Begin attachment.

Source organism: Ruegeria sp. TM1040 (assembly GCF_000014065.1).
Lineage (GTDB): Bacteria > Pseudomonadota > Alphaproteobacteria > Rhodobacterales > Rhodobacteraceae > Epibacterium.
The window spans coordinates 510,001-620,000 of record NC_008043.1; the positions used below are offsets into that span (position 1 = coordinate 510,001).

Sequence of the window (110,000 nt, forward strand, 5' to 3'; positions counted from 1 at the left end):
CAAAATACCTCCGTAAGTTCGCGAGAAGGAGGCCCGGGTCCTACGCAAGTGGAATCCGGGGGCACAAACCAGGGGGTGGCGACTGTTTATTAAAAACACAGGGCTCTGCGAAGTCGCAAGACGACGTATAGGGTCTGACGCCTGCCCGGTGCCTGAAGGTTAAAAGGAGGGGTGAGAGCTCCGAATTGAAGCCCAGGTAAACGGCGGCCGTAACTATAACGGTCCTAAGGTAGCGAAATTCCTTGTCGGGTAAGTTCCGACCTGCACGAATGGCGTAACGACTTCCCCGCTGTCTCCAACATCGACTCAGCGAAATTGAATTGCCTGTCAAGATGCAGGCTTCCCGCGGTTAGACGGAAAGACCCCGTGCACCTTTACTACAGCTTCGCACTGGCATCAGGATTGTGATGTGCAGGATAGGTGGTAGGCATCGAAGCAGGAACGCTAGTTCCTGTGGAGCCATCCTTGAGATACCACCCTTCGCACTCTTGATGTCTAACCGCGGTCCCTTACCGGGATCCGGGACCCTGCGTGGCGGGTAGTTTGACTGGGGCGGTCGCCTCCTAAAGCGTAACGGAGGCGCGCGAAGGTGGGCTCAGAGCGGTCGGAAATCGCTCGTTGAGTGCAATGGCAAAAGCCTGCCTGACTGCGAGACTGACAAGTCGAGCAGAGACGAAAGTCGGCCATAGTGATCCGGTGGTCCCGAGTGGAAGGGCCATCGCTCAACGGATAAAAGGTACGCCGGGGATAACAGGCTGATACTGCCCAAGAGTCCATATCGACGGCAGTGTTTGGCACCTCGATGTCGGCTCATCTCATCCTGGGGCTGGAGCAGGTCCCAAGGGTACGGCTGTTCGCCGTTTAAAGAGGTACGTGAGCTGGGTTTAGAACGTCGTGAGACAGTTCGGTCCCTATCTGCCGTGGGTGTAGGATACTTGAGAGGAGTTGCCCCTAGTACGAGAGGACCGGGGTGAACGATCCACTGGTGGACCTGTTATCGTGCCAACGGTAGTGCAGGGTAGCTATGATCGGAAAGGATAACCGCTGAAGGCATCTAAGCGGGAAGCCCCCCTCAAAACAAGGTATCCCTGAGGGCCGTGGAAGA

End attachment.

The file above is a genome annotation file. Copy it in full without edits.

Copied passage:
Source organism: Ruegeria sp. TM1040 (assembly GCF_000014065.1).
Lineage (GTDB): Bacteria > Pseudomonadota > Alphaproteobacteria > Rhodobacterales > Rhodobacteraceae > Epibacterium.
The window spans coordinates 510,001-620,000 of record NC_008043.1; the positions used below are offsets into that span (position 1 = coordinate 510,001).

Sequence of the window (110,000 nt, forward strand, 5' to 3'; positions counted from 1 at the left end):
CAAAATACCTCCGTAAGTTCGCGAGAAGGAGGCCCGGGTCCTACGCAAGTGGAATCCGGGGGCACAAACCAGGGGGTGGCGACTGTTTATTAAAAACACAGGGCTCTGCGAAGTCGCAAGACGACGTATAGGGTCTGACGCCTGCCCGGTGCCTGAAGGTTAAAAGGAGGGGTGAGAGCTCCGAATTGAAGCCCAGGTAAACGGCGGCCGTAACTATAACGGTCCTAAGGTAGCGAAATTCCTTGTCGGGTAAGTTCCGACCTGCACGAATGGCGTAACGACTTCCCCGCTGTCTCCAACATCGACTCAGCGAAATTGAATTGCCTGTCAAGATGCAGGCTTCCCGCGGTTAGACGGAAAGACCCCGTGCACCTTTACTACAGCTTCGCACTGGCATCAGGATTGTGATGTGCAGGATAGGTGGTAGGCATCGAAGCAGGAACGCTAGTTCCTGTGGAGCCATCCTTGAGATACCACCCTTCGCACTCTTGATGTCTAACCGCGGTCCCTTACCGGGATCCGGGACCCTGCGTGGCGGGTAGTTTGACTGGGGCGGTCGCCTCCTAAAGCGTAACGGAGGCGCGCGAAGGTGGGCTCAGAGCGGTCGGAAATCGCTCGTTGAGTGCAATGGCAAAAGCCTGCCTGACTGCGAGACTGACAAGTCGAGCAGAGACGAAAGTCGGCCATAGTGATCCGGTGGTCCCGAGTGGAAGGGCCATCGCTCAACGGATAAAAGGTACGCCGGGGATAACAGGCTGATACTGCCCAAGAGTCCATATCGACGGCAGTGTTTGGCACCTCGATGTCGGCTCATCTCATCCTGGGGCTGGAGCAGGTCCCAAGGGTACGGCTGTTCGCCGTTTAAAGAGGTACGTGAGCTGGGTTTAGAACGTCGTGAGACAGTTCGGTCCCTATCTGCCGTGGGTGTAGGATACTTGAGAGGAGTTGCCCCTAGTACGAGAGGACCGGGGTGAACGATCCACTGGTGGACCTGTTATCGTGCCAACGGTAGTGCAGGGTAGCTATGATCGGAAAGGATAACCGCTGAAGGCATCTAAGCGGGAAGCCCCCCTCAAAACAAGGTATCCCTGAGGGCCGTGGAAGA